Study Adds to Evidence That HPV Vaccine Helps Guard Against Cervical Cancer
Large population of Australian women were protected to some degree after vaccination, researchers report
"The goal is to eradicate the HPV virus in our entire population, and the study actually shows the vaccine is working in Australia," Mutyala said. "It's decreasing those cellular level, microscopic-level abnormalities picked up on a Pap test."
In a separate study published last month in the Journal of the National Cancer Institute, Danish researchers reported that young women who received HPV vaccination had a much lower risk for precancerous lesions compared to those who weren't vaccinated.
According to the U.S. Centers for Disease Control and Prevention, about 15,000 cancers caused by HPV occur in women each year, and cervical cancer is the most common type. Approximately 7,000 cancers caused by HPV occur in men, with throat cancers the most common.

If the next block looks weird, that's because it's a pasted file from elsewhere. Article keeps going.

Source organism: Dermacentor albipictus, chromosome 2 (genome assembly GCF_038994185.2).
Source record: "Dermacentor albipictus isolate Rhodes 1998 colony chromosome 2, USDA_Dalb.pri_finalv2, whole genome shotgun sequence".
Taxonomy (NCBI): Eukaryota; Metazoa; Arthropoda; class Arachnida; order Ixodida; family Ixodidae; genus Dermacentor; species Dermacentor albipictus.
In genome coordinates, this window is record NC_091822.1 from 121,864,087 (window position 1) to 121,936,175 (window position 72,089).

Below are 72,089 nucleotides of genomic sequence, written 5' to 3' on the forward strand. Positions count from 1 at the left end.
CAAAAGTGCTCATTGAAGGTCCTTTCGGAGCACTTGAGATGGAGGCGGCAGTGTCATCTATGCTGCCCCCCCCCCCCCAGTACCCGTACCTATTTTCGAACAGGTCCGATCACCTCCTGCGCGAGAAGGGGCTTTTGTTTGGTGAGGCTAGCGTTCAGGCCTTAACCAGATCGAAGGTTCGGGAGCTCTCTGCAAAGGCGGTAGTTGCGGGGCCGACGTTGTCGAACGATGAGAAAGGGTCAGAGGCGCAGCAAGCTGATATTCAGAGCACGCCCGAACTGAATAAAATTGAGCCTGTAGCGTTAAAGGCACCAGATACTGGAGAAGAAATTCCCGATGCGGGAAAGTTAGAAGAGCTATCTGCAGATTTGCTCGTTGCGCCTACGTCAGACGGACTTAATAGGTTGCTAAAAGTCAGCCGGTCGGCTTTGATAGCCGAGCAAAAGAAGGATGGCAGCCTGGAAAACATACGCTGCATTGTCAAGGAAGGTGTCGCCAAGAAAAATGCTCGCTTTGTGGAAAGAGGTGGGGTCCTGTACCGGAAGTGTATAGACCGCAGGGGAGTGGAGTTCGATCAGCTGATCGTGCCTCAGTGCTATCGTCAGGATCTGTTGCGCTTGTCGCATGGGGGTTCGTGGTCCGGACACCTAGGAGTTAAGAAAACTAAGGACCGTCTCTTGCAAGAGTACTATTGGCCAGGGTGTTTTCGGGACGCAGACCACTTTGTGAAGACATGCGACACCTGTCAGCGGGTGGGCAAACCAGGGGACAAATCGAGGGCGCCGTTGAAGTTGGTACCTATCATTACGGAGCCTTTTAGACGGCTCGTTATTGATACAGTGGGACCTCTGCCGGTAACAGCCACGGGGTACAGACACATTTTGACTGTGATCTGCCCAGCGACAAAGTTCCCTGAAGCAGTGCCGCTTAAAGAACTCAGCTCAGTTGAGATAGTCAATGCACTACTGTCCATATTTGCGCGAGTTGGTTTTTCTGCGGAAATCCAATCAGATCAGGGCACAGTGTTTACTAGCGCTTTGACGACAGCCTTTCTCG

Two HPV vaccines are licensed by the U.S. Food and Drug Administration and recommended by CDC -- Cervarix and Gardasil. Mutyala said the vaccines are approved by the FDA for use in boys and girls aged 9 and up. He said only about one-third of girls in the United States are currently vaccinated, and only about 7 percent of boys.
Klausner said the United States should have better HPV public education and vaccination programs.
"It's shameful that in the United States, the richest country in the world, we can't vaccinate against cancer," said Klausner, who recently reviewed HPV vaccination in Rwanda, Africa, where the vaccination rate is 97 percent. "The vaccine works and it's safe."